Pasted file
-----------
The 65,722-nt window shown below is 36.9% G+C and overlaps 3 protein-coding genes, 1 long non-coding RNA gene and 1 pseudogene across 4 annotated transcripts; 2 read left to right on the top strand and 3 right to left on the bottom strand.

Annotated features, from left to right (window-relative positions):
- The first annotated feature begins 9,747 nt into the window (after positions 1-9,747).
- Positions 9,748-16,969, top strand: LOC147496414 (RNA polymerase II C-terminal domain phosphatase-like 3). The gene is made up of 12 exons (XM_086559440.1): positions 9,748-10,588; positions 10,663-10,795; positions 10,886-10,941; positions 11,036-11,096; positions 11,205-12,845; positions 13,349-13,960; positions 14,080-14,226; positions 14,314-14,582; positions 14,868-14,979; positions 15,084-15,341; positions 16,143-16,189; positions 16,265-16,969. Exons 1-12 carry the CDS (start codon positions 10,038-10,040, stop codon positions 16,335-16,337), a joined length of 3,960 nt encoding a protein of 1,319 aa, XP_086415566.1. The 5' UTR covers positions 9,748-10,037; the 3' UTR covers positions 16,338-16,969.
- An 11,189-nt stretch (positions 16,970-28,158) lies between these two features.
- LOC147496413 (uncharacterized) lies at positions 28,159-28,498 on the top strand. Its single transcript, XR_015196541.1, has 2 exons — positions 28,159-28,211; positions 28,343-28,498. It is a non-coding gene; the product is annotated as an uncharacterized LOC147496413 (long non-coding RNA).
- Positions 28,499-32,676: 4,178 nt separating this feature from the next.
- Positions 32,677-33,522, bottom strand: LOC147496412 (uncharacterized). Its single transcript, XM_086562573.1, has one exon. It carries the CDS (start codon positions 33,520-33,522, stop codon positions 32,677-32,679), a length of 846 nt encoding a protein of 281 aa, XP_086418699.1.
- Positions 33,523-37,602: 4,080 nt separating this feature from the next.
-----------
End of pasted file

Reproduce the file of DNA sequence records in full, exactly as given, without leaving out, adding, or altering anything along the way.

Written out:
The 65,722-nt window shown below is 36.9% G+C and overlaps 3 protein-coding genes, 1 long non-coding RNA gene and 1 pseudogene across 4 annotated transcripts; 2 read left to right on the top strand and 3 right to left on the bottom strand.

Annotated features, from left to right (window-relative positions):
- The first annotated feature begins 9,747 nt into the window (after positions 1-9,747).
- Positions 9,748-16,969, top strand: LOC147496414 (RNA polymerase II C-terminal domain phosphatase-like 3). The gene is made up of 12 exons (XM_086559440.1): positions 9,748-10,588; positions 10,663-10,795; positions 10,886-10,941; positions 11,036-11,096; positions 11,205-12,845; positions 13,349-13,960; positions 14,080-14,226; positions 14,314-14,582; positions 14,868-14,979; positions 15,084-15,341; positions 16,143-16,189; positions 16,265-16,969. Exons 1-12 carry the CDS (start codon positions 10,038-10,040, stop codon positions 16,335-16,337), a joined length of 3,960 nt encoding a protein of 1,319 aa, XP_086415566.1. The 5' UTR covers positions 9,748-10,037; the 3' UTR covers positions 16,338-16,969.
- An 11,189-nt stretch (positions 16,970-28,158) lies between these two features.
- LOC147496413 (uncharacterized) lies at positions 28,159-28,498 on the top strand. Its single transcript, XR_015196541.1, has 2 exons — positions 28,159-28,211; positions 28,343-28,498. It is a non-coding gene; the product is annotated as an uncharacterized LOC147496413 (long non-coding RNA).
- Positions 28,499-32,676: 4,178 nt separating this feature from the next.
- Positions 32,677-33,522, bottom strand: LOC147496412 (uncharacterized). Its single transcript, XM_086562573.1, has one exon. It carries the CDS (start codon positions 33,520-33,522, stop codon positions 32,677-32,679), a length of 846 nt encoding a protein of 281 aa, XP_086418699.1.
- Positions 33,523-37,602: 4,080 nt separating this feature from the next.